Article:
Julio and I are moved to investigate these ideas in a multi-sensory dinner performance, which we have titled La Alquimia de los Sueños.

Leading this experience is Sensory Conductor Norma Listman, with perfumer Mirjana Blankenship, printer Rocket Caleshu, food anthropologist Joe Evans, sound designer Guillermo Galindo, photographer Andria Lo, artist and engineer Paolo Salvagione, graphic designer Brian Scott, and writer Marc Weidenbaum.

Together, we will soon travel Varo’s world of dreams, reality, and myth — an organized and beautiful collision. And by multiplying mysticism, alchemy, science, and magic, we will attempt to discover the neglected associations of reality and the omnipotence of dreams.

The Ornament of the World

This is the second year of Moorish Thanksgiving, which is a descendant of Persian Thanksgiving. This marks the sixth year of the tradition of celebrating the medieval Islamic East or West.

The flag of the Nasrid Dynasty of Granada, the last Moorish and Muslim dynasty in Spain.

For over 700 years, Jews, Muslims, and Christians lived together in medieval Spain in relative peace. This rare period of a pluralistic society is called La Convivencia (“the Coexistence”) by Spanish historians. It started with the Muslim conquest of the Iberian Peninsula in 711 and ended with the surrender of the last Moorish King of Granada in 1492.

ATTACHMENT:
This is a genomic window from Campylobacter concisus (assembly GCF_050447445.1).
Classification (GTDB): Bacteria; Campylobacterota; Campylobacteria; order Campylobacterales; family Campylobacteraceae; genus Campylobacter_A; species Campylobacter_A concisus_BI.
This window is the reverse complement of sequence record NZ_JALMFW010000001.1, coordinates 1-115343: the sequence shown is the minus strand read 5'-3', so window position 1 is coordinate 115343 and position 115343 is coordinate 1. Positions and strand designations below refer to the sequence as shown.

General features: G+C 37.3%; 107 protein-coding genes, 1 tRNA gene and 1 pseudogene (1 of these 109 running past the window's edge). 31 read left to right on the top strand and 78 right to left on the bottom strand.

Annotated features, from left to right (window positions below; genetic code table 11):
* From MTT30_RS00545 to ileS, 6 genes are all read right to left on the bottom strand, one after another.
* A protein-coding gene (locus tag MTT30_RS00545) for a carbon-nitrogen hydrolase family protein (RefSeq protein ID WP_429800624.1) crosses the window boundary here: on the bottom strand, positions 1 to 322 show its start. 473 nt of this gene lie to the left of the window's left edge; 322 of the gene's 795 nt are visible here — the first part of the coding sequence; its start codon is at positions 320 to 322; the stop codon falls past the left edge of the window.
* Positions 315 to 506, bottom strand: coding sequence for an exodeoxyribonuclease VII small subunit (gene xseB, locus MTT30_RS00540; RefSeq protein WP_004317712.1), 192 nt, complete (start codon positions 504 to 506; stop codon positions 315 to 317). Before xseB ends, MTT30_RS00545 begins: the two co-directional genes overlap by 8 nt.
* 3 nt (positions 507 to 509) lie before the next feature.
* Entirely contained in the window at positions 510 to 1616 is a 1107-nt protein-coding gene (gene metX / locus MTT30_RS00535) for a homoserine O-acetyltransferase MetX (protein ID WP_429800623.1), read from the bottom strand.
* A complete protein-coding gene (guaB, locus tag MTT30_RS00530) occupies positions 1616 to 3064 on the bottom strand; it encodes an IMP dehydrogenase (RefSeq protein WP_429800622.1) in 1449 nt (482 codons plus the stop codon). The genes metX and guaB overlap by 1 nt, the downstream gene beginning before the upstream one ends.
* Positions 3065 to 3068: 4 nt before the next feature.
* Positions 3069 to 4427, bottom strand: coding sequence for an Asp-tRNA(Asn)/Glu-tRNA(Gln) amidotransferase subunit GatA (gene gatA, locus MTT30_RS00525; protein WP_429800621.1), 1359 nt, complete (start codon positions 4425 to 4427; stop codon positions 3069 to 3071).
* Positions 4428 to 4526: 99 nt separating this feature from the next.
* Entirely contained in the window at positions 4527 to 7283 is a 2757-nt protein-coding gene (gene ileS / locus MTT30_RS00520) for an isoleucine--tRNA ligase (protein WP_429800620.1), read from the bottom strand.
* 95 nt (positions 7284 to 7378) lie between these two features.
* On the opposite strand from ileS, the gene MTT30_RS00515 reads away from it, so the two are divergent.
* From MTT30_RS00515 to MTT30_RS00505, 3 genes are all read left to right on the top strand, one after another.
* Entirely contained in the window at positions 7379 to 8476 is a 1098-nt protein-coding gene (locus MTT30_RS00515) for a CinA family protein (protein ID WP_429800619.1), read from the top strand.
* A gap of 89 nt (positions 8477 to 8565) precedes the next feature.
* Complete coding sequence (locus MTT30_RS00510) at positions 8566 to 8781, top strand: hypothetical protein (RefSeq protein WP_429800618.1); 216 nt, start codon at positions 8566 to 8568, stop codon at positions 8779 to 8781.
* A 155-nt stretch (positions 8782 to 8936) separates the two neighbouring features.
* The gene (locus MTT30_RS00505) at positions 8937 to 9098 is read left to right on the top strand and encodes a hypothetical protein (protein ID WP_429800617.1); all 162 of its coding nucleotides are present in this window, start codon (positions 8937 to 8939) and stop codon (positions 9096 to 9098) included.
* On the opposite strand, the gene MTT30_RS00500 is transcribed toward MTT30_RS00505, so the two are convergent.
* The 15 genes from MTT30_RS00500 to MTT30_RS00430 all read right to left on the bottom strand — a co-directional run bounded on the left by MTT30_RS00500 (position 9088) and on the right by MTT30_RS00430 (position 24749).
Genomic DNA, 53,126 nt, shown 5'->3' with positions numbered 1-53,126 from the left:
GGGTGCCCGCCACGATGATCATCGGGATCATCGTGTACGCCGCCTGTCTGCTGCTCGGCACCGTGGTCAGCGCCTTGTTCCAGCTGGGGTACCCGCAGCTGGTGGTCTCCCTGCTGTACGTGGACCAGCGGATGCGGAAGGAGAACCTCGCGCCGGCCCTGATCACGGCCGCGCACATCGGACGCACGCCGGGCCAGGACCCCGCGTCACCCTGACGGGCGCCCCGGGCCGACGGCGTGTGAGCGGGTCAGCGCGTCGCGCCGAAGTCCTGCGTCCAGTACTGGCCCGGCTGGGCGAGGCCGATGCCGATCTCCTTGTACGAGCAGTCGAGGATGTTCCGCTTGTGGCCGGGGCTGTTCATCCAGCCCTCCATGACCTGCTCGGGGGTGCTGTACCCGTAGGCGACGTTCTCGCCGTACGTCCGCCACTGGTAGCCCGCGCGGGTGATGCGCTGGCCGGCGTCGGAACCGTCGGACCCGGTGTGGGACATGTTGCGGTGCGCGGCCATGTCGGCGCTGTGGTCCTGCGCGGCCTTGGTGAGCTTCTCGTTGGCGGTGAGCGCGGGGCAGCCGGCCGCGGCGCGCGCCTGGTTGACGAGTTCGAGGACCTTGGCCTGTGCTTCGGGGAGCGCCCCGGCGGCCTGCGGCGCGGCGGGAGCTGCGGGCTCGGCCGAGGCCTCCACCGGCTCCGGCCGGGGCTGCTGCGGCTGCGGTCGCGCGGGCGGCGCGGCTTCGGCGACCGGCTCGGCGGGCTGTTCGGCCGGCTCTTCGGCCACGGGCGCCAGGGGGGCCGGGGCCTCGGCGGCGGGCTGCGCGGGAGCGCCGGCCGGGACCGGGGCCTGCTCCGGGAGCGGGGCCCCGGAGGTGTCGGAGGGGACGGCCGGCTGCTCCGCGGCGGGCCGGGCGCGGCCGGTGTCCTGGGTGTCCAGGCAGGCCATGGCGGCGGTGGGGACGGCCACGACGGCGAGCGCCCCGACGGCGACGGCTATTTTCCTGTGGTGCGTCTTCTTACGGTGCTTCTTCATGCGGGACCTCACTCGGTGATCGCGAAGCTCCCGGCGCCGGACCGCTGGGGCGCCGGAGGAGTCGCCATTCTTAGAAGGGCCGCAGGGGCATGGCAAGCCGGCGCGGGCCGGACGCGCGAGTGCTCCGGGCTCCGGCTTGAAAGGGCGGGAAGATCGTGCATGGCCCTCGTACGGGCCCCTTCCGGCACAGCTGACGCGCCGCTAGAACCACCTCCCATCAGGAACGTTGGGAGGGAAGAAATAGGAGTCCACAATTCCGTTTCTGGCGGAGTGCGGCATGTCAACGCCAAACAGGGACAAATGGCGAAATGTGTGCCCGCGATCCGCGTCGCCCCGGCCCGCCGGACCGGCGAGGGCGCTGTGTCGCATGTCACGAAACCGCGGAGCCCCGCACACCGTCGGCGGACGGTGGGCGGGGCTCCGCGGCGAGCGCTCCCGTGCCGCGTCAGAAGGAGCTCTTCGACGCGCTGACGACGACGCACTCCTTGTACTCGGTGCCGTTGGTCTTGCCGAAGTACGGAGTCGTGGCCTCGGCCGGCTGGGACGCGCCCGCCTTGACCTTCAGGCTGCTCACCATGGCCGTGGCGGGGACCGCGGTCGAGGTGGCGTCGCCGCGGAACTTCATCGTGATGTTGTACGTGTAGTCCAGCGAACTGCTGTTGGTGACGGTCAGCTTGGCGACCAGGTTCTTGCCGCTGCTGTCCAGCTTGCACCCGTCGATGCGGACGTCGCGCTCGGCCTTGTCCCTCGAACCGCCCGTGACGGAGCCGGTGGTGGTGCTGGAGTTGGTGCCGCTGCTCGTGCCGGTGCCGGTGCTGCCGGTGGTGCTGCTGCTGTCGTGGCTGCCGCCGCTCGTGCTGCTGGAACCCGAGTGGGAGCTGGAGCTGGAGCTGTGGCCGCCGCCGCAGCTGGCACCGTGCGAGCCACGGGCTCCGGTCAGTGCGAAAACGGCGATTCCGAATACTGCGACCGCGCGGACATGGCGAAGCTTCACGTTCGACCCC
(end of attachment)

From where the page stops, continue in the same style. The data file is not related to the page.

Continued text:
A “Golden Age” was created with the injection of advanced knowledge from the Moors and an interchange of Moorish, Christian, and Jewish cultures. The key to this interchange was a nuanced tolerance: the ruling Muslims considered Jews and Christians second-class citizens but also dhimmīs, protected minorities. According to Benjamin R. Grampel, Jews and Christians “were allowed freedom of settlement and movement; and significantly were permitted freedom of religion that included the license to manage affairs of their own faith-community.”

The impact of this exchange and intermingling is enduring–for example, one quarter of all Spanish words are of Arab origin. Art, poetry, and architecture from La Convivencia demonstrates borrowing and blending between cultures and religions. Spanish synagogues use mosque-style plasterwork. Christian King Peter, after conquering Seville, built a structure that is Islamic in architecture, with inscriptions of quotes from the Qur’an, and that referred to Peter as a caliph. The Great Mosque of Córdoba is a mosque with a Christian cathedral right inside the heart of the complex. On the tomb of Ferdinand III, the Christian warrior king who took Seville from the Moors in 1248, inscriptions are in Latin, Spanish, Arabic, and Hebrew.

Relative to Thanksgiving, the escalation of knowledge and culture by the Moors–math, engineering, law, architecture, astronomy, navigational sciences–ignited the Renaissance and set the groundwork for Christopher Columbus’ discovery of the New World.

We celebrate this “Golden Age” by cooking the food of the Islamic West and honoring values from this period: exchange of ideas, conversation, seeking knowledge, and tolerance.